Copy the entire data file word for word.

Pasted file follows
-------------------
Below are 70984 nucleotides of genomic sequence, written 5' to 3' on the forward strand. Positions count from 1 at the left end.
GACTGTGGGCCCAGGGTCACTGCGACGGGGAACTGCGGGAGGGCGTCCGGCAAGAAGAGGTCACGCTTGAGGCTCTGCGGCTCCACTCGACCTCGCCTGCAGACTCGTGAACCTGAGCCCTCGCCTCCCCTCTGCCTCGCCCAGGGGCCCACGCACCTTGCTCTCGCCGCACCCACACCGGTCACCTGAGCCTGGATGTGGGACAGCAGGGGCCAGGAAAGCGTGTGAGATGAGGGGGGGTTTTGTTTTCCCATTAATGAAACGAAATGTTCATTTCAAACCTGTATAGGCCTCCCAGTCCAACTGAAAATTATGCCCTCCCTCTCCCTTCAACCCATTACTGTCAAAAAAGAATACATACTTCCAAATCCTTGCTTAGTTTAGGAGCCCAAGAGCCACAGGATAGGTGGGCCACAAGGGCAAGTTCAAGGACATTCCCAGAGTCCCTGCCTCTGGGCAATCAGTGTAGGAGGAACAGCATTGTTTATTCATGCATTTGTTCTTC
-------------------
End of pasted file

Below are 70984 nucleotides of genomic sequence, written 5' to 3' on the forward strand. Positions count from 1 at the left end.
GACTGTGGGCCCAGGGTCACTGCGACGGGGAACTGCGGGAGGGCGTCCGGCAAGAAGAGGTCACGCTTGAGGCTCTGCGGCTCCACTCGACCTCGCCTGCAGACTCGTGAACCTGAGCCCTCGCCTCCCCTCTGCCTCGCCCAGGGGCCCACGCACCTTGCTCTCGCCGCACCCACACCGGTCACCTGAGCCTGGATGTGGGACAGCAGGGGCCAGGAAAGCGTGTGAGATGAGGGGGGGTTTTGTTTTCCCATTAATGAAACGAAATGTTCATTTCAAACCTGTATAGGCCTCCCAGTCCAACTGAAAATTATGCCCTCCCTCTCCCTTCAACCCATTACTGTCAAAAAAGAATACATACTTCCAAATCCTTGCTTAGTTTAGGAGCCCAAGAGCCACAGGATAGGTGGGCCACAAGGGCAAGTTCAAGGACATTCCCAGAGTCCCTGCCTCTGGGCAATCAGTGTAGGAGGAACAGCATTGTTTATTCATGCATTTGTTCTTC